• Friday, July 19, 2024
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BusinessDay

Education and FM

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In general terms, education is a form of learning in which knowledge, skill, and habits are gained through teaching, training and research. It is that wealth of knowledge acquired after studying a particular subject matter and/or the enlightening experiences in life that provide an understanding of something that is called education. Experience in this context means the formative effect on the way one thinks, feels or acts in a given situation. Therefore, the advantage of education can be summarised as being informed and having one’s power of reasoning and judgment (i.e., the abilities of the mind) developed.

Having stated the foregoing, the question now is: what has education got to do with facilities management? The answer lies in the fact that despite the increasing demand for professionals capable of running facilities, the pool of qualified candidates is simply not available. Part of the problem facing the development of the industry in Nigeria is that youths have little or no exposure to the facilities management discipline. It is a known fact that public schools do not have any curriculum components that would teach students about this profession. Also, the schools fail to suggest FM as a possible career option to younger individuals thinking about what they are going to do with their lives. If students are unaware that facilities management is a viable career option for them, it is unlikely that they will choose to pursue that career path in the future. Let’s look at the following examples of the importance of education to FM.

Example 1

The role of facilities managers, for instance, is to make sure buildings and their services meet the needs of the people that use those buildings. To manage the various services and systems would require good organisational skills. Having to deal with so many people will require good spoken and written communication skills. Good customer and client management skills are also required for obvious reasons. FM managers need to have an understanding of the business and finance in order to assist clients to achieve their business objectives. These are skills developed by means of studying and learning.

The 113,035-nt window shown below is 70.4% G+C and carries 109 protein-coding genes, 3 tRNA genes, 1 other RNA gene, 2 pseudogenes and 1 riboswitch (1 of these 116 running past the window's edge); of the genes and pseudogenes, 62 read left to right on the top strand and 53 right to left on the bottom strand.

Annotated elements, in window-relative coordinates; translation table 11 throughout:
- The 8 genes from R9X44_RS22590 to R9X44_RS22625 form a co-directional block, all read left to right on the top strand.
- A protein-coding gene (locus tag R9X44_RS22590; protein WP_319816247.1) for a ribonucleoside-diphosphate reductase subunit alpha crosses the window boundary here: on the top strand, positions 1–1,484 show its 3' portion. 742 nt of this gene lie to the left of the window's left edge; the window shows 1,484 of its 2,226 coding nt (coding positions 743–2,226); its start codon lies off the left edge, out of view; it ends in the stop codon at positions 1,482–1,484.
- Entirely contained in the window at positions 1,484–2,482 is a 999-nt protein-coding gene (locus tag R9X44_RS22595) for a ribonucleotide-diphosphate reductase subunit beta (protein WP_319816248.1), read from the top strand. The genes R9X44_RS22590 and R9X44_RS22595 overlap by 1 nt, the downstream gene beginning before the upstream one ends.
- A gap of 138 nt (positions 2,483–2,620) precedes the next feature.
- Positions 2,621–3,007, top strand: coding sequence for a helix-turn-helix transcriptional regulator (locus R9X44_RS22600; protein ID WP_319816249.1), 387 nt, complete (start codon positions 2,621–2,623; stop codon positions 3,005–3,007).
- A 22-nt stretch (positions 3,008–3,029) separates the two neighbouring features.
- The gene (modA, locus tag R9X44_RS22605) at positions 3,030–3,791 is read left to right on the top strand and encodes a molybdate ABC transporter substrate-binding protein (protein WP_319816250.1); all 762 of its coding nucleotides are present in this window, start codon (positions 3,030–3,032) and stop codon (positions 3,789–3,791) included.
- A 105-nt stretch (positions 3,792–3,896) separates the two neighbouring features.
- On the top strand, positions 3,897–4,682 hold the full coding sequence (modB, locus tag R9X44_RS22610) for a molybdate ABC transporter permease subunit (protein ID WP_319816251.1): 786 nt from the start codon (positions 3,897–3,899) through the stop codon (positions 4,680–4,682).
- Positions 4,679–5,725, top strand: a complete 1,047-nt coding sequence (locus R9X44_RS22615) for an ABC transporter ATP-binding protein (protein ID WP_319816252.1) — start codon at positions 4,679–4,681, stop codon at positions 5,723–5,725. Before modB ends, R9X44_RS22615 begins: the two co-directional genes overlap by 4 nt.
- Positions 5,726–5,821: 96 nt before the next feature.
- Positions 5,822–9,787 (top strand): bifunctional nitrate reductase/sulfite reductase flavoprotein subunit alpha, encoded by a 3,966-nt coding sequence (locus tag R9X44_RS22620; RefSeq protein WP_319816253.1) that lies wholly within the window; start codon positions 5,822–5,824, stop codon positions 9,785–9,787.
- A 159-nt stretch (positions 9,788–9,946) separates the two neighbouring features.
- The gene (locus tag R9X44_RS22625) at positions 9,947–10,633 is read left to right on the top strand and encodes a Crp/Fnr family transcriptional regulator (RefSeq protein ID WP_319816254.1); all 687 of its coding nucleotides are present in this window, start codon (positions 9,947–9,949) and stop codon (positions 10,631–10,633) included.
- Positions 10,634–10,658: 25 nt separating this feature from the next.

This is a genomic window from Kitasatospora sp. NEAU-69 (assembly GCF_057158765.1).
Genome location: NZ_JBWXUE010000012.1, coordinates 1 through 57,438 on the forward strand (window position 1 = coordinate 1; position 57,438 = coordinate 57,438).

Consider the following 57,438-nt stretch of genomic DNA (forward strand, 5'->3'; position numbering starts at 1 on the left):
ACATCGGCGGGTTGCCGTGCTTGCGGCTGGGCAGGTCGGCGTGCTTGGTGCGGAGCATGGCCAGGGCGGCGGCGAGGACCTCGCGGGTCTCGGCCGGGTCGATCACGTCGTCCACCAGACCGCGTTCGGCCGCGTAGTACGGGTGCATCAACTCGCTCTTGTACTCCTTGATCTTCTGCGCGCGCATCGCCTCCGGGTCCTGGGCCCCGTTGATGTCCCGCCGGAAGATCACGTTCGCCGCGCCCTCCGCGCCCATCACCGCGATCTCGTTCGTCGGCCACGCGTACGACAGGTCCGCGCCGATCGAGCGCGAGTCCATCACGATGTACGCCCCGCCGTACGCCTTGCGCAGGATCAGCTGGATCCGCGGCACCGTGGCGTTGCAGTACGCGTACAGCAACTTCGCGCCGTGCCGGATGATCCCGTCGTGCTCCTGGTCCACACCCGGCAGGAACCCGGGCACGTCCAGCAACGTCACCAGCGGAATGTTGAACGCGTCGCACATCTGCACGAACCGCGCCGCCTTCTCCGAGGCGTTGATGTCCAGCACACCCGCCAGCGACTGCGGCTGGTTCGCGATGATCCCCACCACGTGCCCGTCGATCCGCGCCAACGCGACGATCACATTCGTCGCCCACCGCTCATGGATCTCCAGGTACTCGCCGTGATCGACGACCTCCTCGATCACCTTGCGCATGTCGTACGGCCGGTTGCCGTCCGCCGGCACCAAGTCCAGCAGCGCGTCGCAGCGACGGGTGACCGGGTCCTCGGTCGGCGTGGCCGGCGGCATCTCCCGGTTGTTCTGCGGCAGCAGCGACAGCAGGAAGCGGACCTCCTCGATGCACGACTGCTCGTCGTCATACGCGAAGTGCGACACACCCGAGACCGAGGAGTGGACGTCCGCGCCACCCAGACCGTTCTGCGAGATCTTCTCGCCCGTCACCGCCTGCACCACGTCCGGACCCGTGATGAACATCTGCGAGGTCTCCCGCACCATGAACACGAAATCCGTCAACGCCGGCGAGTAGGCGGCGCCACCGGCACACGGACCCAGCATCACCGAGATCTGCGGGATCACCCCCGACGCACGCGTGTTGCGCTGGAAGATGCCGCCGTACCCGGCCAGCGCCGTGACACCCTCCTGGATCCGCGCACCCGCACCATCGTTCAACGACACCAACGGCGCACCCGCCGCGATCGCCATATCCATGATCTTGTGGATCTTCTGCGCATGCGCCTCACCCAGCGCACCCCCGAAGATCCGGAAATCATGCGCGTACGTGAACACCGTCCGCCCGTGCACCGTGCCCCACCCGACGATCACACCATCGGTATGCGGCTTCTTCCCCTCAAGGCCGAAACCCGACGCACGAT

Example 2

Electricians can develop skills in Periodic Inspection, Testing and Reporting or in the design and installation of electrical systems by taking electrical courses.

Example 3

Plumbers, for instance, need to be trained on how to follow technical drawings and plans, so there are plumbing qualifications. Through training, plumbers learn to have a careful and well-ordered approach to work.

Example 4

There should be qualifications even for cleaners because they are required to work quickly and efficiently, follow job and safety instructions, be reasonably fit and healthy and also need to be honest and reliable. As unskilled as the cleaning job is, professional cleaners should have the option of choosing from the variety of tasks such as cleaning hazardous items, floor cleaning or restroom cleaning and cleaning at heights.

What has prevailed in the FM Industry in Nigeria to date is that most facility managers do not think and act like professionals. The result is the missing key skills like critical thinking and collaboration.

A common course to becoming a technician is to do an apprenticeship, which is good, but a better way would be to combine learning on the job with study at a college or training centre.

The conclusion is that those within the industry should push for change. It is important that people qualify properly and get the essential training if the industry is looking to expand and tackle new challenges.

Tunde Obileye